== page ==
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The Commissioner has ruled that a taxpayer’s “home,” for purposes of Code Sec. 162(a)(2), is considered to be located at (1) the taxpayer’s regular or principal (if more than one regular) place of business, or (2) if the taxpayer has no regular or principal place of business because of the nature of the trade or business, then at the regular place of abode in a real and substantial sense. See Rev. Rul. 60-189 and Rev. Rul. 71-247. If a taxpayer fails to come within either category, the taxpayer is considered to be an “itinerant” who has a “home” wherever the taxpayer happens to be working and thus is never “away from home” for traveling expense deduction purposes. Three objective factors used in determining whether a taxpayer has a “regular place of abode in a real and substantial sense” or whether the taxpayer is an itinerant are presented in Rev. Rul. 73-529.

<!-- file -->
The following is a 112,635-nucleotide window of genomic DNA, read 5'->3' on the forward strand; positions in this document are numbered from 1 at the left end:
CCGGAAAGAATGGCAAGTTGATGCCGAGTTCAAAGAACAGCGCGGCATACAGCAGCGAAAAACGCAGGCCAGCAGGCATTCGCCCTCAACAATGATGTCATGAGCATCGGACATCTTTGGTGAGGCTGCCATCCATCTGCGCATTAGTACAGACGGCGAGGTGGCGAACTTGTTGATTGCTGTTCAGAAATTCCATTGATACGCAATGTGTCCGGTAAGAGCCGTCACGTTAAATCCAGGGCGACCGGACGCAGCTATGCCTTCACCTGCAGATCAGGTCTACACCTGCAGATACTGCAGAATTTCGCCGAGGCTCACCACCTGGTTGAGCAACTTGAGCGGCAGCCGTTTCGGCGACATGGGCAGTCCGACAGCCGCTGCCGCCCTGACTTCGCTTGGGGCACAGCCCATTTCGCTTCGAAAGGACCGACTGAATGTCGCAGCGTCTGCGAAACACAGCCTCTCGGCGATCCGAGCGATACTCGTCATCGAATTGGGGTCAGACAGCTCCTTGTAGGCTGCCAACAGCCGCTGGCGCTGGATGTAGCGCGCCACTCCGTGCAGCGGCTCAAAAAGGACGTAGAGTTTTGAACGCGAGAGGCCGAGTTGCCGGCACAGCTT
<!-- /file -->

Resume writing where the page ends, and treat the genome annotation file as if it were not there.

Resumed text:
The Commissioner’s insistence that a taxpayer’s “home,” for the purposes of this statute, is the principal place of business, regardless of where the family maintains its residence, has historically been the source of some judicial conflict. The Tax Court’s decisions have been consistent with this position, recognizing an exception when the taxpayer’s employment is only temporary as distinguished from permanent or indefinite. At the same time, this view was rejected by the Ninth Circuit in Wallace v. Com., 44-2 USTC ¶9437, 144 F. 2d 407, and by the Sixth Circuit in Burns v. Gray, 61-1 USTC ¶ 9294, 287 F.2d 698.

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